With the virtual interview, consistency is as crucial as ever. Structured interviews have shown strong efficacy in reducing unconscious bias’s effects in hiring. Developing a standardized process ensures that objective criteria prevail in decision-making. This should be the standard in virtual interviewing with its unprecedented sources of distracting and personal information.

    Structured interviews help hiring managers to disregard irrelevant information to directly compare applicants’ job strengths. Standardized, objective assessments eliminate variable factors in evaluating candidates. Looking at candidate work samples during the interview stage can also enhance impartiality in hiring.

  3. Employ predictive analytics
    Implementing predictive analytics also improves neutrality in assessing video interviews. Predictive analytics distill the most relevant data about someone’s potential in the context of a role. Video interviews introduce abundant disturbances and information that can subtly seep in to influence interviewer perceptions.

    PerceptionPredict’s Performance Fingerprints turn down the static to reveal someone’s true fit for a given job and environment. To locate the perfect person, the AI tool dissects traits and behaviors that dependably predict substantive performance metrics

  4. Have a diverse group of decision-makers
    A team or committee can make virtual hiring more equitable. If all tasks fall on one person, applicants may be at the mercy of that individual’s unconscious biases. The group comes together to contribute diverse experiences and attitudes, improving balance. A group’s collaborative hiring evaluations might serve to cancel out biases. Collectively, a team is more likely to consider how video interviews can obstruct a qualified person’s ability to shine.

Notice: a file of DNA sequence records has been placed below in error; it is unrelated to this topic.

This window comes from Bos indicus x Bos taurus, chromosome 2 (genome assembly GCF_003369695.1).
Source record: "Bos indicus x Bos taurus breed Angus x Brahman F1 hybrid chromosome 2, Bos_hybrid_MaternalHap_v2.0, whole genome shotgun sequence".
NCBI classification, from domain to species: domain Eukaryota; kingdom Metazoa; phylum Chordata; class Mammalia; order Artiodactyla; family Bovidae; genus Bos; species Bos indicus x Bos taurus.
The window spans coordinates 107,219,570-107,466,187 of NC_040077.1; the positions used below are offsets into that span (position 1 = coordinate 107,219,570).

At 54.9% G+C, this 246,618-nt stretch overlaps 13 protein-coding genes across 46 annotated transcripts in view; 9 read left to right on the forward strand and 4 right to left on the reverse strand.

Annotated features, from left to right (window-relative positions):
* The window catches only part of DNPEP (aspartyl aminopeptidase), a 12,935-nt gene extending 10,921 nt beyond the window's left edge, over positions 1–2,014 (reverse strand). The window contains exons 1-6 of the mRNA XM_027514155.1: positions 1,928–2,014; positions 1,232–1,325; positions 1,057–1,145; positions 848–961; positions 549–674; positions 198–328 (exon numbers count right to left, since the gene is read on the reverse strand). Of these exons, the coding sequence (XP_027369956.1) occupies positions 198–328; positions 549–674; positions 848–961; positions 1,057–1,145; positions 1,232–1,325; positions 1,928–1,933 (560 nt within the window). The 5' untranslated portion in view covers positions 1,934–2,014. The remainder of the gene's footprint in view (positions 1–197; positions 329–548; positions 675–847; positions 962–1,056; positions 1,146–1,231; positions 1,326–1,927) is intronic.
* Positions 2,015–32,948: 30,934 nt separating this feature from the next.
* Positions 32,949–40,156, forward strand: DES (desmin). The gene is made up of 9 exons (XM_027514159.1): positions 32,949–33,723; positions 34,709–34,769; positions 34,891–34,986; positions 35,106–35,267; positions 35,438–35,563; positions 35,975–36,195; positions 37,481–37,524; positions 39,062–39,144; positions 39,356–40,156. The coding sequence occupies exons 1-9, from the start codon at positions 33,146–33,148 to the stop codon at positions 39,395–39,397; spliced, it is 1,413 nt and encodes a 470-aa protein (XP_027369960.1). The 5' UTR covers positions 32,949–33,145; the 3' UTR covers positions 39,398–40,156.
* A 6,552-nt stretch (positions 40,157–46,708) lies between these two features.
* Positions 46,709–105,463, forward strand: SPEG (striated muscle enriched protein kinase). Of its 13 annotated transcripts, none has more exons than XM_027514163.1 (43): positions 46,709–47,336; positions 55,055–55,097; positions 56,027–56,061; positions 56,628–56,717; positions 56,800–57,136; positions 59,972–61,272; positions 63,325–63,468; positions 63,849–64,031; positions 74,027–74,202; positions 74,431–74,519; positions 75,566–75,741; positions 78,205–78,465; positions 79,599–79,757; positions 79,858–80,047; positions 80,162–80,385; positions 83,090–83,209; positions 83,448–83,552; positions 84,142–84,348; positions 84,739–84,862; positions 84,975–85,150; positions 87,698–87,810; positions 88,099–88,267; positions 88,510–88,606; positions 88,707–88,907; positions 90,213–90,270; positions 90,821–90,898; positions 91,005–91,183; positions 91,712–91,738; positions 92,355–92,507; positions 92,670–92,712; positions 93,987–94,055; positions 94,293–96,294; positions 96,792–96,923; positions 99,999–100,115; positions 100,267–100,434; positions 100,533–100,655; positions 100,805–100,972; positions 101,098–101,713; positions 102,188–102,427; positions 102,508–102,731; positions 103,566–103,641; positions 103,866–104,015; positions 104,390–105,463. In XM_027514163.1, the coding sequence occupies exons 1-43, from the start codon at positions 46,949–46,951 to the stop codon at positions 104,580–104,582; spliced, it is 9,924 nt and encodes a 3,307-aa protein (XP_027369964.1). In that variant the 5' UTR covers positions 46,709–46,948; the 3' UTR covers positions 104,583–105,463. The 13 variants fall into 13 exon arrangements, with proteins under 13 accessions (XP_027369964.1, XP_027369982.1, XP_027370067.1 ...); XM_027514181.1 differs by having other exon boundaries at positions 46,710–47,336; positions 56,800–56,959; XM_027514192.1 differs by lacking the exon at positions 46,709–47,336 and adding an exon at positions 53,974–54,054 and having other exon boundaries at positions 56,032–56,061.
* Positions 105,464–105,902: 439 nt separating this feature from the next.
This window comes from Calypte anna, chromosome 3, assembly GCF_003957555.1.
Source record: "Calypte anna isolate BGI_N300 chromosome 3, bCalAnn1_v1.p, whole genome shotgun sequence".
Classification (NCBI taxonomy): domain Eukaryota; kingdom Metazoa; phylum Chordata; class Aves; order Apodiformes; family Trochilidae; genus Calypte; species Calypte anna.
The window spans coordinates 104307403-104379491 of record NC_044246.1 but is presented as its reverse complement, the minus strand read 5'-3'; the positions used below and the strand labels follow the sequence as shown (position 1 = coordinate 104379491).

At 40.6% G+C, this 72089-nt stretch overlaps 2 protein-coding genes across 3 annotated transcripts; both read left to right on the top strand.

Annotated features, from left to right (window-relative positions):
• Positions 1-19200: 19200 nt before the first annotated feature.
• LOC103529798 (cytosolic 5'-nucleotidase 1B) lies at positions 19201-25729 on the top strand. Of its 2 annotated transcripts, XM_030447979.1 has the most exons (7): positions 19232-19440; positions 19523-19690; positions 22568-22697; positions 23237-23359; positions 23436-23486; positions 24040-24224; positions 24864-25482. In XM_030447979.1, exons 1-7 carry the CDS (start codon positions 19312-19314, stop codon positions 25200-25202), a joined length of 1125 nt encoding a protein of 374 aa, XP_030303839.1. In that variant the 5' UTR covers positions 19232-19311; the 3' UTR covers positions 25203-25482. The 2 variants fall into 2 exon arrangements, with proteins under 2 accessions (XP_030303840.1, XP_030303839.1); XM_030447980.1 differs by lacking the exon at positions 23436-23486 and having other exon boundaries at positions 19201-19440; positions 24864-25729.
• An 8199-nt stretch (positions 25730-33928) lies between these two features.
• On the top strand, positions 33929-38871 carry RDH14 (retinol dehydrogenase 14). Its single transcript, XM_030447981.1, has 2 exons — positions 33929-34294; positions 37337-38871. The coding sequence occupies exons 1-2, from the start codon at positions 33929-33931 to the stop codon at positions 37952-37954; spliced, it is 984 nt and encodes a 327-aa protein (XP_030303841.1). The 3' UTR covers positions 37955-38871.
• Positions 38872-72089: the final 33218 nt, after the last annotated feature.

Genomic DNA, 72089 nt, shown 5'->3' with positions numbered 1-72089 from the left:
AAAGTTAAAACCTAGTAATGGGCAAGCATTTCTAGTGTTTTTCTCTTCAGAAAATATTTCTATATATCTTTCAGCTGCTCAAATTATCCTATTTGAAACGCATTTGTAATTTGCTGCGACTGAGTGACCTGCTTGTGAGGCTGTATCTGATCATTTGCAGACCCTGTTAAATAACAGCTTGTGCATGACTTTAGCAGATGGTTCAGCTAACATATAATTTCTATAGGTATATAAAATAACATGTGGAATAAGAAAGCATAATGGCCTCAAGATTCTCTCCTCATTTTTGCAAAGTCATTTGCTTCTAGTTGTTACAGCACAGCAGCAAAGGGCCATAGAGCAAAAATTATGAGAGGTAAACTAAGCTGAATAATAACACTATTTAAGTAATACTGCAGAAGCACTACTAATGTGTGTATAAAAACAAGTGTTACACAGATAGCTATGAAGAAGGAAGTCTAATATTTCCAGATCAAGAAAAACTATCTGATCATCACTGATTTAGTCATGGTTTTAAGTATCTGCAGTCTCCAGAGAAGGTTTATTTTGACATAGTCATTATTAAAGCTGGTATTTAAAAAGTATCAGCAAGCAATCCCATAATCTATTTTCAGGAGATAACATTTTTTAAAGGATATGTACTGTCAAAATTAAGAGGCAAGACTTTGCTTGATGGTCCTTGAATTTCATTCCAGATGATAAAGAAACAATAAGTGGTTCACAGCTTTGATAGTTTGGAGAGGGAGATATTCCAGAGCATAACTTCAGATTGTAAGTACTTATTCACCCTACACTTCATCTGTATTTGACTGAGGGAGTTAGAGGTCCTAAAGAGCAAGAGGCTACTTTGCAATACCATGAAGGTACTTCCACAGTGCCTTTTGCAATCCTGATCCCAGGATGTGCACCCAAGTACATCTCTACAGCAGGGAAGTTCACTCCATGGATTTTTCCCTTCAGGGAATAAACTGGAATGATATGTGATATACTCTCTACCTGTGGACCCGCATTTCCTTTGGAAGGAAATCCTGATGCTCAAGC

5. Record interviews for independent assessment
    A variety of perspectives is important. But avoiding biases that arise from knee-jerk reactions and group dynamics matters too. Recording interviews gives decision-makers an opportunity to revisit the interview individually with a fresh mindset. This is especially important with virtual hiring. The organic feeling of in-person interviews is preferable. This can make people mistakenly view those they interface with virtually as less likable in comparison. Counteracting this sneaky virtual hiring bias is a necessity.

  6. Conducting asynchronous video interviews
    Asynchronous video interviews combine the advantages of structured and recorded interviews. All candidates record themselves answering standardized interview questions and submit the videos. Because the conversations do not happen in real-time, there is less variability in how the interviewer and potential hire interact. Only the important information shows through. That is, how people responded, and what the responses indicate about future performance.

  7. Removing biased wording from job listings
    Job listings filter particular groups out of recruitment long before anyone sits down for a video interview. The internet is a vast and useful recruiting resource. But using online platforms to target certain groups can backfire and detrimentally exclude talent. Double-check internet job ads for coded language and filters that implicitly aim towards age groups, ethnicities, or genders while alienating others.

  8. Specific expectations
    Craft a recruiting and hiring scheme that comprehensively emphasizes raw skills, behaviors, and traits with laser focus. Critical job-specific metrics will be more likely to stay at the forefront confronted with the extra biases that accompany virtual hiring.

  9. Being proactive about accommodations
    Communicate your willingness to meet any necessary accommodations. Supplementing video interviews with closed captions or a chatbox for written questions is an easy way to stay inclusive.

  10. Keep administrators and recruiters informed about biases
    Everyone participating in virtual hiring and recruiting should be informed and trained in unconscious biases. Keep recruiters and administrators up to date on how virtual hiring practices present their own biases.

How PerceptionPredict Eliminates Bias With Sales Hiring

Meeting someone through the computer screen can distort your image of them. PerceptionPredict completes the picture with a thorough model of workplace- and role-specific attributes. PerceptionPredict has repeatedly proven its capacity to revamp the quality of companies’ hires. Our AI diminishes bias in favor of objective, research-based psychographic traits that predict real-world job performance with accuracy we can replicate.